The murky green Dasha River has been dirty for decades, polluted by coal mines and steel mills that make it fit only for watering livestock and crops downstream.
Then a truck overturned on a windy, mountain road this month, dumping at least 60 tons of potentially carcinogenic coal tar into the water. That spill killed off the Dasha’s remaining small fish, shrimp and frogs; stressed an already hard-pressed ecosystem; and incensed locals.
“No one died from the pollution, but our livelihoods are being threatened,” farmer Li Si said, standing above the river in Zhong’ershi village, three miles downriver from the accident. [Full text]
UPDATE: To read how villagers are fighting against rampant pollution, see “Chinese villages, poisoned by toxins, battle for justice” from the Christian Science Monitor:
The story of Leifeng and Puxing, some 100 miles west of Siberia, is a protracted saga of environmental abuse, family tragedy, official neglect – and a determination to fight within the system for change.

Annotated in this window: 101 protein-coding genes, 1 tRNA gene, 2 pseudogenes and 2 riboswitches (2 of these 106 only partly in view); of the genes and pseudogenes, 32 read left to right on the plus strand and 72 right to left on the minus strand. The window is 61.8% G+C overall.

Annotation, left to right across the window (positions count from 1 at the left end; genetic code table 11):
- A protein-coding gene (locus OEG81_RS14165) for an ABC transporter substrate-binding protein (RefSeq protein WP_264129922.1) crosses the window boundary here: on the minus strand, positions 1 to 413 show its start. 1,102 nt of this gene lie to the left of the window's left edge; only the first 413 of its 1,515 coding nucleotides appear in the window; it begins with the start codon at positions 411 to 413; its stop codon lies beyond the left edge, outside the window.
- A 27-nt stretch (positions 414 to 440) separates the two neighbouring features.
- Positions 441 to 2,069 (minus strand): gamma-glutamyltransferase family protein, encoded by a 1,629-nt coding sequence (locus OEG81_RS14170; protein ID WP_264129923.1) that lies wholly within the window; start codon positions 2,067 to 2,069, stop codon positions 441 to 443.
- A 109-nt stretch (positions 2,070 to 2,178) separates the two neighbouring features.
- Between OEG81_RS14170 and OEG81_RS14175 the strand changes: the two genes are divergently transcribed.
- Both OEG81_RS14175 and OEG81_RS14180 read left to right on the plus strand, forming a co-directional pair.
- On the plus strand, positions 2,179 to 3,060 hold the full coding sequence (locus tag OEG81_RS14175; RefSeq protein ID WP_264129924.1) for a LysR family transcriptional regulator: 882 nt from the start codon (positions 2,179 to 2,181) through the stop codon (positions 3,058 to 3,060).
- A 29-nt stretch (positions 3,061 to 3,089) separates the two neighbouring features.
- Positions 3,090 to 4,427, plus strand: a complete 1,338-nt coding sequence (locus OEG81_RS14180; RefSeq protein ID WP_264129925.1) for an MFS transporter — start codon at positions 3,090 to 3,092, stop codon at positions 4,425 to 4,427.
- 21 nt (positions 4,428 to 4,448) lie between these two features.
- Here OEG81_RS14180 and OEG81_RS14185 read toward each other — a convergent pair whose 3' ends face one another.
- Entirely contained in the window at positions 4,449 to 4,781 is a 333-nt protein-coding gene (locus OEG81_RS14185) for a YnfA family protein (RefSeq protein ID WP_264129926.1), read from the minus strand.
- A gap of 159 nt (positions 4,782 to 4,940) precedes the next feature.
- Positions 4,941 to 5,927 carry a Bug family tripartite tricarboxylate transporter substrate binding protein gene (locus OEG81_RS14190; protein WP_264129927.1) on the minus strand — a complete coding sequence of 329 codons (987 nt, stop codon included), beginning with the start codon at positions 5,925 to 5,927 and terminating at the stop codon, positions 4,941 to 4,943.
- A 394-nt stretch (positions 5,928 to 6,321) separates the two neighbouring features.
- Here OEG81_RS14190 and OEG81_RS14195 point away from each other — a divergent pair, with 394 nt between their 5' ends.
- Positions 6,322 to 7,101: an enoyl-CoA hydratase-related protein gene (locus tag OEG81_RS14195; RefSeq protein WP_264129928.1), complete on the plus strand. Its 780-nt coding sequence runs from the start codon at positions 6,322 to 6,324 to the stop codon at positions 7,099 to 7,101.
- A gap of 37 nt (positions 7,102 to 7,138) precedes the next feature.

The villagers’ desperation for a resolution to their plight is not unique. Along with its overheated economic growth, China has developed vast environmental problems. Even as spoiled air, water, and soil have degraded the environment across the country, they have often caused illnesses. Serious protests have often followed: The countryside saw nearly 90,000 uprisings last year, the government says, and 50,000 were related to pollution.